Film offers an accessible medium that can be easily shared across social media platforms. We have co-produced the majority of our films in Living Life to the Fullest with our young co-researchers. We have primarily used free software to make the films: Powtoon; iMovie and most has been recorded on camera phones, with little specialist equipment and relatively little cost.
We would advocate that all films have accessibility features such as audio description and subtitles. Where this isn’t possible, we recommend providing a transcript in a format (e.g. Microsoft Word) that is readable by a screenreader, a form of assistive technology for people with visual impairments and others.
In this short documentary, Living Life to the Fullest Project Co-researchers – all young disabled people with what are known as ‘life-limiting’ and ‘life threatening’ impairments – explain how the Collective developed, its role, and the expertise it brings as a group of young disabled people co-leading a research project of this kind. The Co-Researcher Collective also outlines its innovative use of on-line methods and, more broadly, the ways in which it is shaping the wider project.
Our first Living Life to the Fullest Arts Retreat for disabled children and young people with life-limiting and life-threatening impairments (LL/LTIs) was covered by BBC Breakfast and televised on Friday 27th October 2017.
The following films, made as part of our sister-project, Human Activism, a collaborative project funded by The University of Sheffield, were made professionally. These films showcase the experiences of people with the label of learning disability. To learn more about Human Activism please see here.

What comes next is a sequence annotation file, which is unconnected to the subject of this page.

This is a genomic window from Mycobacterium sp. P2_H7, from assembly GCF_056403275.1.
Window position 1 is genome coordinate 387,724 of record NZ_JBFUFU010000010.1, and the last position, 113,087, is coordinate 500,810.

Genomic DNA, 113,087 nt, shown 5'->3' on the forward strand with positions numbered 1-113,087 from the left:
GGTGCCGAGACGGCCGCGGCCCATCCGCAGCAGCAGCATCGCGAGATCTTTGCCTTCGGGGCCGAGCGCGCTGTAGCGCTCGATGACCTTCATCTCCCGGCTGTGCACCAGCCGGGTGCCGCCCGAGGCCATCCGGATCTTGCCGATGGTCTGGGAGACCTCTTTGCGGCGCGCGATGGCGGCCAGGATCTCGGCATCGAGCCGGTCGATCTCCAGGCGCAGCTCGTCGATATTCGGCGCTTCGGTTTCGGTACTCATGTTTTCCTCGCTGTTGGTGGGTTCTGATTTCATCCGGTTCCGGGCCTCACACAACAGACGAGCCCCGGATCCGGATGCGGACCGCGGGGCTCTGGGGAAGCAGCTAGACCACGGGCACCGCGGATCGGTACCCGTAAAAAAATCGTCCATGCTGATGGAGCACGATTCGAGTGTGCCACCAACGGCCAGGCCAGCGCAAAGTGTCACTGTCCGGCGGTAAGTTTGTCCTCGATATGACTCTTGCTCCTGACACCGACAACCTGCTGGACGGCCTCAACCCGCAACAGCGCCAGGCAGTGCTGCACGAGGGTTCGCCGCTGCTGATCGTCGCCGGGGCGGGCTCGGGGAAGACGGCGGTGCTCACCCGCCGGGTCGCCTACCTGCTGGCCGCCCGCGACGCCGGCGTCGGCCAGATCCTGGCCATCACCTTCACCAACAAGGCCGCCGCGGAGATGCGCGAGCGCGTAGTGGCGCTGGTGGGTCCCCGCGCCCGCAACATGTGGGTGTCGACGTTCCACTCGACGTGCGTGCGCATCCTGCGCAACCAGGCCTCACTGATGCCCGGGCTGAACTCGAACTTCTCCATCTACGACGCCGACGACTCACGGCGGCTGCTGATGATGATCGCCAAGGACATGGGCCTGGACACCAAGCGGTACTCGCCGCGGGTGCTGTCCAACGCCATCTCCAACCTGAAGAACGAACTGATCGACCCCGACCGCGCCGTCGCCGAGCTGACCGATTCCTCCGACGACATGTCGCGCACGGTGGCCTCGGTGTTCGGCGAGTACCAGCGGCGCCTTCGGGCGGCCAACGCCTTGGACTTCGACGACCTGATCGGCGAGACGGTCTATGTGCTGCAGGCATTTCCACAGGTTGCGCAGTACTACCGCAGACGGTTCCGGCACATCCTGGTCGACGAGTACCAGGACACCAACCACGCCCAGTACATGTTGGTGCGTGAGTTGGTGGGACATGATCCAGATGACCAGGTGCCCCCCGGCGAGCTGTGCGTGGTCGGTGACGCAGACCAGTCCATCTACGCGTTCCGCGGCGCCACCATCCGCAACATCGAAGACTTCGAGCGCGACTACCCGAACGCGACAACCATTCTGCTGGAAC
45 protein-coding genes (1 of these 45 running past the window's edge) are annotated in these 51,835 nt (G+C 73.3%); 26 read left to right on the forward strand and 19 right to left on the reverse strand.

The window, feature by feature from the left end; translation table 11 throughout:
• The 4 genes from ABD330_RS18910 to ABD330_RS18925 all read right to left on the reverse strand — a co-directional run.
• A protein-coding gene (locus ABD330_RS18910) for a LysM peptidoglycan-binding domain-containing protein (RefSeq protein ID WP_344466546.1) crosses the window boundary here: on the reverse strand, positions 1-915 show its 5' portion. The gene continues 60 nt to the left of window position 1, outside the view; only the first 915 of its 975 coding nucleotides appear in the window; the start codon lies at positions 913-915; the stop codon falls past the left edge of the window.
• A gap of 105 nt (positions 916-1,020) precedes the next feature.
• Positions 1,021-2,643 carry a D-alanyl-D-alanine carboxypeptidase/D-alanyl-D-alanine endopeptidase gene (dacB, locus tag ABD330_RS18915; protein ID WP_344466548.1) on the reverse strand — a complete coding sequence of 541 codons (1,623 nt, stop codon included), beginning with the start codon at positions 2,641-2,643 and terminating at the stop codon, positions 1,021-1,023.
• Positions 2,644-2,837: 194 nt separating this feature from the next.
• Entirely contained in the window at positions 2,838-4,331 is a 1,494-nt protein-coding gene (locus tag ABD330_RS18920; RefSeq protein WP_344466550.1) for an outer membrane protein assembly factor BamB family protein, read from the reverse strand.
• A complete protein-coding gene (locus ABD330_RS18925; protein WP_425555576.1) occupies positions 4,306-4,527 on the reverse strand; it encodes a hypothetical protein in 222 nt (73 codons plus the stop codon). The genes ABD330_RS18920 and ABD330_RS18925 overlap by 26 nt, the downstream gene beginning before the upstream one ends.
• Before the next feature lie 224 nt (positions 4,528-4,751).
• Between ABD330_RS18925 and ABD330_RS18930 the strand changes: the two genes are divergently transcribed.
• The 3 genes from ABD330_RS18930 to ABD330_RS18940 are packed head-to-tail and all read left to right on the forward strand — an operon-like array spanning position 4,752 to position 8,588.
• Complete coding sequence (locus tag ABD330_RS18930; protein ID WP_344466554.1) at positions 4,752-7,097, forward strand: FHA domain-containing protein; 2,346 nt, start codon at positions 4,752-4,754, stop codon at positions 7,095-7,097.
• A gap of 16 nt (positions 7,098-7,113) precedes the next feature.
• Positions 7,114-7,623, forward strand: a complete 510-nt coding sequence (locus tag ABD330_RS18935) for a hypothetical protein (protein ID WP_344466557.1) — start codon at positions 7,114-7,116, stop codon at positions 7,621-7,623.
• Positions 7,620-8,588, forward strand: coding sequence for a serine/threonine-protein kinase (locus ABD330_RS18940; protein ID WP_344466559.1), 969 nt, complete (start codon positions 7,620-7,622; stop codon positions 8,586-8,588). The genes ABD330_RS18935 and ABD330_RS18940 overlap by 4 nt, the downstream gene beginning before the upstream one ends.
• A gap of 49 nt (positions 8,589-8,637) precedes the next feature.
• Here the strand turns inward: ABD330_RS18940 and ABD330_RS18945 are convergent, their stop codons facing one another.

In this film we meet Debbie who has worked for many years for Clean Sweep, a cleaning company run by and for people with learning disabilities. She details the struggles she initially faced as someone with learning disabilities looking for work, and the barriers that were in place. We also hear from Keith Bates, supported employment expert and Director of Mutually Inclusive Partnerships, who has supported the business over the last 20 years.
Over the last 30 years Speakup Self Advocacy in Rotherham have been championing the rights of people with learning disabilities. In this film we learn more about their work, and the cuts self-advocacy services have faced in recent years.
William has a job, a rich social life and pursues a number of hobbies. William and his network of support – his circle – explain how he became a got a job, found volunteering opportunities and became a valued member of his local community.